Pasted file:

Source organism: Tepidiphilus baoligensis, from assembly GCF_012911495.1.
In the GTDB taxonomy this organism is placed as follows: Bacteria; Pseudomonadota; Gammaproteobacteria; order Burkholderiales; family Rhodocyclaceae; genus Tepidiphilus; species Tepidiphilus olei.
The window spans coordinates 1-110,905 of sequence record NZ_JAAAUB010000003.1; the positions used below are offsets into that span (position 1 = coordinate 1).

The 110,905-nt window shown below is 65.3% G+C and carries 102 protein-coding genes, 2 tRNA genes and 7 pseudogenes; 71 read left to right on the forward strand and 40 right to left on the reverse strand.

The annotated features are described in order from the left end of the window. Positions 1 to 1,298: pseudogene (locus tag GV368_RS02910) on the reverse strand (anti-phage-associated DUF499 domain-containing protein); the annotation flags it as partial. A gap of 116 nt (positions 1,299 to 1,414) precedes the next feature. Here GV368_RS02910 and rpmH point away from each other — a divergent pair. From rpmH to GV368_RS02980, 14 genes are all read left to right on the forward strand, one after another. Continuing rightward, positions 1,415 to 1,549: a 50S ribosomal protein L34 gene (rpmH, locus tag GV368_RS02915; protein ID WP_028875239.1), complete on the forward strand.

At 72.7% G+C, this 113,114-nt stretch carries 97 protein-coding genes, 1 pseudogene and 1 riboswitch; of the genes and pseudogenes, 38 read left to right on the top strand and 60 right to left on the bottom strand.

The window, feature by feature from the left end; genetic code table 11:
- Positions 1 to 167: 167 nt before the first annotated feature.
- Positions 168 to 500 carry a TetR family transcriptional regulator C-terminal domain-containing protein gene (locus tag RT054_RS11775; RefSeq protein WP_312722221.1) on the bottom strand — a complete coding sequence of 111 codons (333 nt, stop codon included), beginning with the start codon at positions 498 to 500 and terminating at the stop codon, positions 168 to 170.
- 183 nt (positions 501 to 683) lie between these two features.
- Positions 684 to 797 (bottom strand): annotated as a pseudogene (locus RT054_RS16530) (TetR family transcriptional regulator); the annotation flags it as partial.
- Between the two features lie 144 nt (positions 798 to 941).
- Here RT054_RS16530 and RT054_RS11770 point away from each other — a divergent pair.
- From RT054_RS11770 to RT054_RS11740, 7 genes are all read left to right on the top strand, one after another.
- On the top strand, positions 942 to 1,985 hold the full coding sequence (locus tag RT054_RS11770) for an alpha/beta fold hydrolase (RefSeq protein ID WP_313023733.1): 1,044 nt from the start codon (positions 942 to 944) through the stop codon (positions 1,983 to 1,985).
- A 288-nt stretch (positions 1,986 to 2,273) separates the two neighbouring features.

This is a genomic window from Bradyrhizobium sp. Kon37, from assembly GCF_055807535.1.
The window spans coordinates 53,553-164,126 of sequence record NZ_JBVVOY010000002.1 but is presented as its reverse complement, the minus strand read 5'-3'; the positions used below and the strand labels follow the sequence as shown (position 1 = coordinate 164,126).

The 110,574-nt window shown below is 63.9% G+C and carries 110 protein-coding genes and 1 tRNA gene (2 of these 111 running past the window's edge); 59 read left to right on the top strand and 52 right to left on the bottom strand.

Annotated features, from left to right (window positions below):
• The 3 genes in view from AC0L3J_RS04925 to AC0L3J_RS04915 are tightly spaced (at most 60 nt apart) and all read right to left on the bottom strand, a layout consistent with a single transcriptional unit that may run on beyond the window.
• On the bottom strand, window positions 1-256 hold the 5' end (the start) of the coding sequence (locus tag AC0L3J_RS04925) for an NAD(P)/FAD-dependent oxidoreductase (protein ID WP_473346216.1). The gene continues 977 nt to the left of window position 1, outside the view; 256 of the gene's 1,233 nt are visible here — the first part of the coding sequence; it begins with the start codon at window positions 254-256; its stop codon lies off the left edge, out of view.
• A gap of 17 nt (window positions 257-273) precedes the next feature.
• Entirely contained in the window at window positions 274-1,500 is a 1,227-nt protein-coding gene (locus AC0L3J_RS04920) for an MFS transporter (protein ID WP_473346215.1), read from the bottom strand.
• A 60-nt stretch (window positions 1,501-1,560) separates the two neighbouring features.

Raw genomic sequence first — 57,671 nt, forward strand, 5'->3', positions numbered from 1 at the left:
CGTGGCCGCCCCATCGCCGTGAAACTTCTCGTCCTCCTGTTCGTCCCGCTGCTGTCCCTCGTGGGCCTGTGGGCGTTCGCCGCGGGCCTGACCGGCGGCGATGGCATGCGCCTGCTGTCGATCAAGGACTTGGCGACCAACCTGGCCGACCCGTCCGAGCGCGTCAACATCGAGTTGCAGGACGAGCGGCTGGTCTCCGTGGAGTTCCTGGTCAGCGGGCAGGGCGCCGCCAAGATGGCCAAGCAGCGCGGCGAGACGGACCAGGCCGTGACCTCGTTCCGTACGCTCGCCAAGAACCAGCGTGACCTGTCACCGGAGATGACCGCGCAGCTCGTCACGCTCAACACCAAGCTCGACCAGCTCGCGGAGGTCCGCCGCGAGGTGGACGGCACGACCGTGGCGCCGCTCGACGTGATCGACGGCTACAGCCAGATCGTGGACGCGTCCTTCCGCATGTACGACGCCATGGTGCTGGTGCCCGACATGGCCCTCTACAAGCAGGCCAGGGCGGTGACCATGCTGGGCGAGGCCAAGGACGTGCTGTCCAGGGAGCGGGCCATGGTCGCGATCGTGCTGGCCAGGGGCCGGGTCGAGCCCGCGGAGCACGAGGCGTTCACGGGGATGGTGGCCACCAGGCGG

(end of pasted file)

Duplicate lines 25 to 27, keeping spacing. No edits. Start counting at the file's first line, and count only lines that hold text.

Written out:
• A 60-nt stretch (window positions 1,501-1,560) separates the two neighbouring features.

Raw genomic sequence first — 57,671 nt, forward strand, 5'->3', positions numbered from 1 at the left:
CGTGGCCGCCCCATCGCCGTGAAACTTCTCGTCCTCCTGTTCGTCCCGCTGCTGTCCCTCGTGGGCCTGTGGGCGTTCGCCGCGGGCCTGACCGGCGGCGATGGCATGCGCCTGCTGTCGATCAAGGACTTGGCGACCAACCTGGCCGACCCGTCCGAGCGCGTCAACATCGAGTTGCAGGACGAGCGGCTGGTCTCCGTGGAGTTCCTGGTCAGCGGGCAGGGCGCCGCCAAGATGGCCAAGCAGCGCGGCGAGACGGACCAGGCCGTGACCTCGTTCCGTACGCTCGCCAAGAACCAGCGTGACCTGTCACCGGAGATGACCGCGCAGCTCGTCACGCTCAACACCAAGCTCGACCAGCTCGCGGAGGTCCGCCGCGAGGTGGACGGCACGACCGTGGCGCCGCTCGACGTGATCGACGGCTACAGCCAGATCGTGGACGCGTCCTTCCGCATGTACGACGCCATGGTGCTGGTGCCCGACATGGCCCTCTACAAGCAGGCCAGGGCGGTGACCATGCTGGGCGAGGCCAAGGACGTGCTGTCCAGGGAGCGGGCCATGGTCGCGATCGTGCTGGCCAGGGGCCGGGTCGAGCCCGCGGAGCACGAGGCGTTCACGGGGATGGTGGCCACCAGGCGG